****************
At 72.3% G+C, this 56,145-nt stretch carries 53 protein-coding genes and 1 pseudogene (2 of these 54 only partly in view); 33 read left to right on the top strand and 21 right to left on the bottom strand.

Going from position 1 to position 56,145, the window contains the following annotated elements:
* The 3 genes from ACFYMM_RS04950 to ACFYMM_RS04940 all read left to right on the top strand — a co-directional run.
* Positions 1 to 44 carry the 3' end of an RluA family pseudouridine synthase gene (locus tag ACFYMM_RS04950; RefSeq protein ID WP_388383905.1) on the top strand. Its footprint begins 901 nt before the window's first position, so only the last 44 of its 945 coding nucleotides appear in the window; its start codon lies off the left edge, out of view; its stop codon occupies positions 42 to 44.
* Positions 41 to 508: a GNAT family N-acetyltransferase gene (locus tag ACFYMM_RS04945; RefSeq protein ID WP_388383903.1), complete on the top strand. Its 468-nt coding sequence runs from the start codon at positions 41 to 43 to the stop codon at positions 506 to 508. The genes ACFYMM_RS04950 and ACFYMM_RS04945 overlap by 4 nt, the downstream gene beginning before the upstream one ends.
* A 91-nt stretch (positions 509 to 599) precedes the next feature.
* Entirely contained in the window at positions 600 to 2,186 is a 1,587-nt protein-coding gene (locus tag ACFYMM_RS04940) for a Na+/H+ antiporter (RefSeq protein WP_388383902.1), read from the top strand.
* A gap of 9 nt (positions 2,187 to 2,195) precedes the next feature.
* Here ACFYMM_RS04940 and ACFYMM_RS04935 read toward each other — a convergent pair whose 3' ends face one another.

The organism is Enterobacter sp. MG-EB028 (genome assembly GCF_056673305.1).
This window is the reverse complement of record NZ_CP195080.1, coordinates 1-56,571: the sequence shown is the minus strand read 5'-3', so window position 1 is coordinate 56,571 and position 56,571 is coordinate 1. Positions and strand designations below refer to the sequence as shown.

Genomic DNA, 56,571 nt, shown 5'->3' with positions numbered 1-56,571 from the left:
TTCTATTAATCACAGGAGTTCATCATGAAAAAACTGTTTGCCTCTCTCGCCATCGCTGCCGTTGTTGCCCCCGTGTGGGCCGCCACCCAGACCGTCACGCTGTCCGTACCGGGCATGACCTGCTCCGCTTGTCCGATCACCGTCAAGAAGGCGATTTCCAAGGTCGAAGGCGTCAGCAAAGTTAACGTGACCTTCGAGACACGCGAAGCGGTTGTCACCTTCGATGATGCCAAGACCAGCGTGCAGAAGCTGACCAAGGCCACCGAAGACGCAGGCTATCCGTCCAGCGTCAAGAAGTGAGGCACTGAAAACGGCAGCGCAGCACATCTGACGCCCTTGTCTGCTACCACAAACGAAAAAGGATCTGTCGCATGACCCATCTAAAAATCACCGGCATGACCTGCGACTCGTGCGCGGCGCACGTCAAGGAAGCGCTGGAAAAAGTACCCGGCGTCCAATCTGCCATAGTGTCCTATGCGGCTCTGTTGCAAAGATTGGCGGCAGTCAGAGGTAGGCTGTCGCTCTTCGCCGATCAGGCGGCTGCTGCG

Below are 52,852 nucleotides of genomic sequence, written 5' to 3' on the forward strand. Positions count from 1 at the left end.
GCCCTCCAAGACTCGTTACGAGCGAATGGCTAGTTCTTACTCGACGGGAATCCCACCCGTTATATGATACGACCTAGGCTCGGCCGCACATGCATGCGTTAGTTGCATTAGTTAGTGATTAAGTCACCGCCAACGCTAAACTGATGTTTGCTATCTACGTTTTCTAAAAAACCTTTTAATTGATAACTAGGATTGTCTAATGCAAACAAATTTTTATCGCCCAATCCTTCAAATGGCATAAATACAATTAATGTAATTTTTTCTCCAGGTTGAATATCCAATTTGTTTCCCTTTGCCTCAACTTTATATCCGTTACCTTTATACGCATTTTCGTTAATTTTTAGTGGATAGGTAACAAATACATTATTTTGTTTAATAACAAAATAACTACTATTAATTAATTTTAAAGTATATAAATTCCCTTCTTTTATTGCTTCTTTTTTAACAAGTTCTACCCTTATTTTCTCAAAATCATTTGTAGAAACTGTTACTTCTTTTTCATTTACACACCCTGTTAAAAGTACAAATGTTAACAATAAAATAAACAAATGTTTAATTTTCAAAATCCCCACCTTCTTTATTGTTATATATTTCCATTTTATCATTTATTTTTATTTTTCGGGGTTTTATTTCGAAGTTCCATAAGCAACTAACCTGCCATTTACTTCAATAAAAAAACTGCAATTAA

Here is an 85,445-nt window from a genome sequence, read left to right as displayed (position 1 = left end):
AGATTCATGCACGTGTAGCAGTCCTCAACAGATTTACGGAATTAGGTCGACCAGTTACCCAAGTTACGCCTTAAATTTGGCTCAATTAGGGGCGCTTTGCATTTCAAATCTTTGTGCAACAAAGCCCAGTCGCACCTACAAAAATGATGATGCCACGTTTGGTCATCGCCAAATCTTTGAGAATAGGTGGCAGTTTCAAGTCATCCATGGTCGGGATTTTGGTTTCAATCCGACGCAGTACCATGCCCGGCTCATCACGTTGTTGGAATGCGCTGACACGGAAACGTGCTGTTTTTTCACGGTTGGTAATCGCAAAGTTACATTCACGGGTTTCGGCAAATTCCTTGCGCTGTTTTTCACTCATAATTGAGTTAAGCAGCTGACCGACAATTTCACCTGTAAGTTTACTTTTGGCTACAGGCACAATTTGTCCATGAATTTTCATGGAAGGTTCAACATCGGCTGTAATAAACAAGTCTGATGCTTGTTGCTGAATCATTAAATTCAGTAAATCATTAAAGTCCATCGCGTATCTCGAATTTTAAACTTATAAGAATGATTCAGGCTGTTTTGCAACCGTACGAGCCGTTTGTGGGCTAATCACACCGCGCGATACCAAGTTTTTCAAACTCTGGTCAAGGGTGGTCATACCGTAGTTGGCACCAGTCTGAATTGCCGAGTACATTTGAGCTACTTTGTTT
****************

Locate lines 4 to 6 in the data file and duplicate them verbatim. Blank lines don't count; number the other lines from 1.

* Positions 1 to 44 carry the 3' end of an RluA family pseudouridine synthase gene (locus tag ACFYMM_RS04950; RefSeq protein ID WP_388383905.1) on the top strand. Its footprint begins 901 nt before the window's first position, so only the last 44 of its 945 coding nucleotides appear in the window; its start codon lies off the left edge, out of view; its stop codon occupies positions 42 to 44.
* Positions 41 to 508: a GNAT family N-acetyltransferase gene (locus tag ACFYMM_RS04945; RefSeq protein ID WP_388383903.1), complete on the top strand. Its 468-nt coding sequence runs from the start codon at positions 41 to 43 to the stop codon at positions 506 to 508. The genes ACFYMM_RS04950 and ACFYMM_RS04945 overlap by 4 nt, the downstream gene beginning before the upstream one ends.
* A 91-nt stretch (positions 509 to 599) precedes the next feature.